America stands on a lonely perch, and the time for talk is over.
    Washington must respond to Chinese mercantilism with actions, not words.
    China’s purchases of dollars and foreign securities to maintain undervalued yuan come to 35 percent of exports. Washington should impose proportionate tax on purchases of yuan used to buy Chinese goods or invest in China, and intervene in currency markets to push up the value of the yuan.
    Washington should place limits on Chinese technology sales and investments in the United States that mirror the restrictions China imposes on imports and foreign investments.
    Across the board and without exception, the United States should decisively answer Chinese protectionism.
    Failure to act aids China's success. It is appeasement and courts disaster.

    Disclosure: no positions
    Nov 16 10:50 AM | Link | 1 Comment
  • Democrats Don’t Deserve Re-Election
    Barack Obama relentlessly references the handiwork of George Bush to alibi the weak economy. But if deeds should measure who governs, the Democrats deserve the boot.
    The economy is burdened by huge federal deficits, trade imbalances with China, and horrendous problems at the banks, and the Democrats’ fingerprints are all over those problems.
    Democrats claim the Bush tax cuts and two wars caused Washington’s fiscal mess but the facts tell another story.
    In 2007, when the Democrats took control of Congress, federal spending, with wars going in Iraq and Afghanistan, was 19.6 percent of GDP, and the federal deficit was a manageable $161 billion. For 2011 with the recession over, the Obama Administration projects spending at 25.1 percent of GDP, and with the Bush tax cuts repealed for the richest families, a $1.3 trillion deficit.
    The President and Speaker promised temporary stimulus spending to jump start the economy but indulged in massive permanent new entitlements and armies of regulators Americans simply don’t want. That’s why, despite squirrelly views on social issues, Tea Party candidates threaten Democratic incumbents.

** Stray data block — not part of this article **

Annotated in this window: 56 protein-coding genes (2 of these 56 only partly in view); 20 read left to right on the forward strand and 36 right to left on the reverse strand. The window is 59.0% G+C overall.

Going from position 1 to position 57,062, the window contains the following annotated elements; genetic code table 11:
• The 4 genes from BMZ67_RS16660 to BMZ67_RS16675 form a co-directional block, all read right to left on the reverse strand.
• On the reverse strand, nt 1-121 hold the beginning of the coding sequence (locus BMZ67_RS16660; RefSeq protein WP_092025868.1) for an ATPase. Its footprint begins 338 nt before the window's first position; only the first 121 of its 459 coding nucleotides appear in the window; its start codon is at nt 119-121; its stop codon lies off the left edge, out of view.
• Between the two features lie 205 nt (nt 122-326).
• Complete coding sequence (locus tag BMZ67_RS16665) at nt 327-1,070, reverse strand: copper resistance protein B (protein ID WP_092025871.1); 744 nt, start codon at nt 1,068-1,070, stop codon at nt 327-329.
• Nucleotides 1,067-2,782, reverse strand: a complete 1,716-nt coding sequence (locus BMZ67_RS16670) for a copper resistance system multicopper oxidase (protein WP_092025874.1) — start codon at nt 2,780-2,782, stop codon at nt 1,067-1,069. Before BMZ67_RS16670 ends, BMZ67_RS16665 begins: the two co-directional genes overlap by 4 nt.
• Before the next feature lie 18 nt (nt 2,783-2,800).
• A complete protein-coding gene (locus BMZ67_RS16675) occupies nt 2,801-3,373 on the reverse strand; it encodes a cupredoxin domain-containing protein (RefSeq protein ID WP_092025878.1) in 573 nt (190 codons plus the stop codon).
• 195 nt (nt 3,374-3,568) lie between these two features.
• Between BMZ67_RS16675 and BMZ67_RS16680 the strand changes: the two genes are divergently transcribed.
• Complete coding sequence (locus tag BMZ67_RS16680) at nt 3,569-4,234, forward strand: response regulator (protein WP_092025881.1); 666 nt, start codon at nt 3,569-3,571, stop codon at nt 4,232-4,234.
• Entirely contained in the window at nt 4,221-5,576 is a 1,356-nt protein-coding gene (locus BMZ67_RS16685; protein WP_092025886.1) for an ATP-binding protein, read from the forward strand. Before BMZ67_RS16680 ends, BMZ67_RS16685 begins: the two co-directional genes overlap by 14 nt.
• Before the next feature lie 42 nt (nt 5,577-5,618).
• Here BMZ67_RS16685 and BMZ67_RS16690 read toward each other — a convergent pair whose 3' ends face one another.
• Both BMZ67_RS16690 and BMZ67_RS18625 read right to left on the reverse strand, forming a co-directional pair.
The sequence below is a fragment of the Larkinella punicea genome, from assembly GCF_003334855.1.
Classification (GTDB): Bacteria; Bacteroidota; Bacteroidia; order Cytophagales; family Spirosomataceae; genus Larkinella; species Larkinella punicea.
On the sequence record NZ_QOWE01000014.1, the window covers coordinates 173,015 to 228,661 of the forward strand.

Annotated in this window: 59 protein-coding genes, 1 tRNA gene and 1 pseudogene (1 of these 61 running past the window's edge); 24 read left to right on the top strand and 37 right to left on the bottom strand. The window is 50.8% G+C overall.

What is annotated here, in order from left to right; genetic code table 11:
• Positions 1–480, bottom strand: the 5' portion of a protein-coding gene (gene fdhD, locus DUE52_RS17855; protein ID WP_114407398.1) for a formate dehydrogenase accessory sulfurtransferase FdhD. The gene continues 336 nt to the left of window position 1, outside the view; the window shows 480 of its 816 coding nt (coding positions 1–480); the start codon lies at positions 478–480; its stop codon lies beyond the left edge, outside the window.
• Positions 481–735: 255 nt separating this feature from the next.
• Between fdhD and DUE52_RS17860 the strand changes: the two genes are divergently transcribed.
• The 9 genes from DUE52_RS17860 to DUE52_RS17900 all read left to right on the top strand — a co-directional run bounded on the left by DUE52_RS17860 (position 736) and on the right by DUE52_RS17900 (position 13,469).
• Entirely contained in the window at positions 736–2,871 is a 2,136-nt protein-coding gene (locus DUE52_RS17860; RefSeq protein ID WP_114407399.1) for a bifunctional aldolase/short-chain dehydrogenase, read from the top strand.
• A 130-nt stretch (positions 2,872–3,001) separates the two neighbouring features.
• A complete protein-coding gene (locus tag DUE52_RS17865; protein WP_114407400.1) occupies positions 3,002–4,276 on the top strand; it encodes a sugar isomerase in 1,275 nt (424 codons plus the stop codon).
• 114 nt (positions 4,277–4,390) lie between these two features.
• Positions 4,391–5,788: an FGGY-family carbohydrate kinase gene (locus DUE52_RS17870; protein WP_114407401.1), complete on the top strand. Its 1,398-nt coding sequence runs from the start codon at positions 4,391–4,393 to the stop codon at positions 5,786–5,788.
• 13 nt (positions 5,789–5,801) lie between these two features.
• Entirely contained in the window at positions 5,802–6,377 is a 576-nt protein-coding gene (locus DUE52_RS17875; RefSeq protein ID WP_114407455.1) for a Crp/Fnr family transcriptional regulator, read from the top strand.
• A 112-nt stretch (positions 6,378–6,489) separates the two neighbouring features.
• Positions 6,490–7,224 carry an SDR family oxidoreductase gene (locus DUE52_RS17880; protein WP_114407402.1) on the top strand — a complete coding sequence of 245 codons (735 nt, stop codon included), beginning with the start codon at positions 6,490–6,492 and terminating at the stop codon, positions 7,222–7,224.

The Great Recession was caused by huge trade imbalances with China, which destroys American jobs, and a culture of entitlement on Wall Street that defines good banking practices as anything generating big bonuses, the public be damned.
    President Bill Clinton negotiated China’s entry into the World Trade Organization but gave the Middle Kingdom a pass on currency manipulation and other mercantilist practices. Now, those shenanigans have created a $250 billion bilateral trade deficit and encourage other Asian economies to follow suit, stealing 2.5 million manufacturing jobs.
    President Obama has warned China the United States has options if it won’t stop manipulating its currency, but he doesn’t act. He is more concerned about his standing among international leaders.
    Despite European recognition of the China problem, EU allies refuse to support Mr. Obama’s diplomatic efforts. Worried to keep his Noble medal shinny, the President sacrifices American workers on the altar of global governance.
    The banks were deregulated by President Clinton, including repeal of Glass-Steagall. That permitted institutions making loans with federally guaranteed deposits to merge with Wall Street casinos that recklessly trade and hoist doggy securities on investors to pay executives unconscionable bonuses.
    Obama-Pelosi bank reforms added more inept regulators but too big to fail Wall Street banks are bigger than ever. Monopolizing the CD market, those behemoths are driving down rates the elderly receive on savings and paying themselves over $140 billion in salaries and bonuses this year.
    Now, big banks face charges of fraud and mammoth civil judgments for filing false titles and foreclosure documents that threaten to freeze up the housing market.
    Meanwhile, small and medium sized businesses can’t get loans from Main Street banks, which are being squeezed out of business by the Federal Deposit Insurance Corporation and federally subsidized Wall Street competitors.
    It’s raw politics. Wall Street contributes heavily to Democrats, while Main Street bankers tend to be Republicans.
    The Republican Pledge to America offers few solutions but on their record, Democrats simply don’t deserve the Speaker’s gavel.

    Disclosure: No positions
    Oct 17 3:33 PM | Link | 1 Comment